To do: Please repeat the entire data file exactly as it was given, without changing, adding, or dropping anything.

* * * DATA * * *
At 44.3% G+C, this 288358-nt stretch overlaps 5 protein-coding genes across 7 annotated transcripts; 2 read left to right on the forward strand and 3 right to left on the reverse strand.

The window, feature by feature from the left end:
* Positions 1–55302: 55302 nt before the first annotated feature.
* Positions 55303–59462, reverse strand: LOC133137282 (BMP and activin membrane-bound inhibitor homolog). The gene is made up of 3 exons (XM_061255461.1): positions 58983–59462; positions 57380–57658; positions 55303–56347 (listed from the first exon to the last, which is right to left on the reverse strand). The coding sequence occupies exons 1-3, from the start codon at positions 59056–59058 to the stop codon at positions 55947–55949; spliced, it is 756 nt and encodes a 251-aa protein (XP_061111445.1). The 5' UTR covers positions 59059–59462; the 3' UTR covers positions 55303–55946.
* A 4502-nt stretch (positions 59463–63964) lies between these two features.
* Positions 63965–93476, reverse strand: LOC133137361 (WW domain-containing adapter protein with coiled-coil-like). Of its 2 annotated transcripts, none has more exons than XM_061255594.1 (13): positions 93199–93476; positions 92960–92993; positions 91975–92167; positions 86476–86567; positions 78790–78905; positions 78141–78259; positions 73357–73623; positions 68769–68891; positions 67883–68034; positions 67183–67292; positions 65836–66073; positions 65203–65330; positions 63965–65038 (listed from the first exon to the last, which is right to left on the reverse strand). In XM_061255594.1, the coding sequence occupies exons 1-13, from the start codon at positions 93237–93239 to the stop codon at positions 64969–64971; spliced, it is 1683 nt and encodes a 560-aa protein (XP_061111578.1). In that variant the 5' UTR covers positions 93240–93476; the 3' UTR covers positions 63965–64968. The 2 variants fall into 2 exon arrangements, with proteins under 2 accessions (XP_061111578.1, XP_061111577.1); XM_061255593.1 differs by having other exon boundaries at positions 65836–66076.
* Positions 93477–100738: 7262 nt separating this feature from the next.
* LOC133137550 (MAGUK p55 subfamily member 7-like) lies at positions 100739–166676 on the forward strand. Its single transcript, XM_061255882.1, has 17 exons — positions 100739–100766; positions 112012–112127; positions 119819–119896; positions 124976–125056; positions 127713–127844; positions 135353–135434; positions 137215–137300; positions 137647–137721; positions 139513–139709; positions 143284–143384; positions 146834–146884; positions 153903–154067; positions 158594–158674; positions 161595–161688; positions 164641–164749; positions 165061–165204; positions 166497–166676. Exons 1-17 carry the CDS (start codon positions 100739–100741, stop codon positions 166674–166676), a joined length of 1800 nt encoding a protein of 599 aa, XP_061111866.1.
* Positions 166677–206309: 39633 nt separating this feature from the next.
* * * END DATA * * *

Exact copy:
At 44.3% G+C, this 288358-nt stretch overlaps 5 protein-coding genes across 7 annotated transcripts; 2 read left to right on the forward strand and 3 right to left on the reverse strand.

The window, feature by feature from the left end:
* Positions 1–55302: 55302 nt before the first annotated feature.
* Positions 55303–59462, reverse strand: LOC133137282 (BMP and activin membrane-bound inhibitor homolog). The gene is made up of 3 exons (XM_061255461.1): positions 58983–59462; positions 57380–57658; positions 55303–56347 (listed from the first exon to the last, which is right to left on the reverse strand). The coding sequence occupies exons 1-3, from the start codon at positions 59056–59058 to the stop codon at positions 55947–55949; spliced, it is 756 nt and encodes a 251-aa protein (XP_061111445.1). The 5' UTR covers positions 59059–59462; the 3' UTR covers positions 55303–55946.
* A 4502-nt stretch (positions 59463–63964) lies between these two features.
* Positions 63965–93476, reverse strand: LOC133137361 (WW domain-containing adapter protein with coiled-coil-like). Of its 2 annotated transcripts, none has more exons than XM_061255594.1 (13): positions 93199–93476; positions 92960–92993; positions 91975–92167; positions 86476–86567; positions 78790–78905; positions 78141–78259; positions 73357–73623; positions 68769–68891; positions 67883–68034; positions 67183–67292; positions 65836–66073; positions 65203–65330; positions 63965–65038 (listed from the first exon to the last, which is right to left on the reverse strand). In XM_061255594.1, the coding sequence occupies exons 1-13, from the start codon at positions 93237–93239 to the stop codon at positions 64969–64971; spliced, it is 1683 nt and encodes a 560-aa protein (XP_061111578.1). In that variant the 5' UTR covers positions 93240–93476; the 3' UTR covers positions 63965–64968. The 2 variants fall into 2 exon arrangements, with proteins under 2 accessions (XP_061111578.1, XP_061111577.1); XM_061255593.1 differs by having other exon boundaries at positions 65836–66076.
* Positions 93477–100738: 7262 nt separating this feature from the next.
* LOC133137550 (MAGUK p55 subfamily member 7-like) lies at positions 100739–166676 on the forward strand. Its single transcript, XM_061255882.1, has 17 exons — positions 100739–100766; positions 112012–112127; positions 119819–119896; positions 124976–125056; positions 127713–127844; positions 135353–135434; positions 137215–137300; positions 137647–137721; positions 139513–139709; positions 143284–143384; positions 146834–146884; positions 153903–154067; positions 158594–158674; positions 161595–161688; positions 164641–164749; positions 165061–165204; positions 166497–166676. Exons 1-17 carry the CDS (start codon positions 100739–100741, stop codon positions 166674–166676), a joined length of 1800 nt encoding a protein of 599 aa, XP_061111866.1.
* Positions 166677–206309: 39633 nt separating this feature from the next.